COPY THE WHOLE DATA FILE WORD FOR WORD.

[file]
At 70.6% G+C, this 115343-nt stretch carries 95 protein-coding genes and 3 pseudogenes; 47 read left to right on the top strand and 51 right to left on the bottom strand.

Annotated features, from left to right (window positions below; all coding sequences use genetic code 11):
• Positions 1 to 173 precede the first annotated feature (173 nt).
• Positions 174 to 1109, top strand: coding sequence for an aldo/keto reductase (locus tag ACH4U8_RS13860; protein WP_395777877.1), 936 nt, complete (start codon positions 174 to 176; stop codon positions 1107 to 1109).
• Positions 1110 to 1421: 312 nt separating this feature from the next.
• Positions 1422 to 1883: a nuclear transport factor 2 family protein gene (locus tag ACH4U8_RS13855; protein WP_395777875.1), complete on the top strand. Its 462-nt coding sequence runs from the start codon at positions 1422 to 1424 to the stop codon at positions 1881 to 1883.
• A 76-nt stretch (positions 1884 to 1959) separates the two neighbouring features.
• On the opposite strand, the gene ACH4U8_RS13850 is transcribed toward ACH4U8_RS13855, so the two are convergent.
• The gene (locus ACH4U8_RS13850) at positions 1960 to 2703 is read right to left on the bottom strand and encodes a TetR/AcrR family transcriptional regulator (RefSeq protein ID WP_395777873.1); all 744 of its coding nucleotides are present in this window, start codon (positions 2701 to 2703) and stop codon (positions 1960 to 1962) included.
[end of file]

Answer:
At 70.6% G+C, this 115343-nt stretch carries 95 protein-coding genes and 3 pseudogenes; 47 read left to right on the top strand and 51 right to left on the bottom strand.

Annotated features, from left to right (window positions below; all coding sequences use genetic code 11):
• Positions 1 to 173 precede the first annotated feature (173 nt).
• Positions 174 to 1109, top strand: coding sequence for an aldo/keto reductase (locus tag ACH4U8_RS13860; protein WP_395777877.1), 936 nt, complete (start codon positions 174 to 176; stop codon positions 1107 to 1109).
• Positions 1110 to 1421: 312 nt separating this feature from the next.
• Positions 1422 to 1883: a nuclear transport factor 2 family protein gene (locus tag ACH4U8_RS13855; protein WP_395777875.1), complete on the top strand. Its 462-nt coding sequence runs from the start codon at positions 1422 to 1424 to the stop codon at positions 1881 to 1883.
• A 76-nt stretch (positions 1884 to 1959) separates the two neighbouring features.
• On the opposite strand, the gene ACH4U8_RS13850 is transcribed toward ACH4U8_RS13855, so the two are convergent.
• The gene (locus ACH4U8_RS13850) at positions 1960 to 2703 is read right to left on the bottom strand and encodes a TetR/AcrR family transcriptional regulator (RefSeq protein ID WP_395777873.1); all 744 of its coding nucleotides are present in this window, start codon (positions 2701 to 2703) and stop codon (positions 1960 to 1962) included.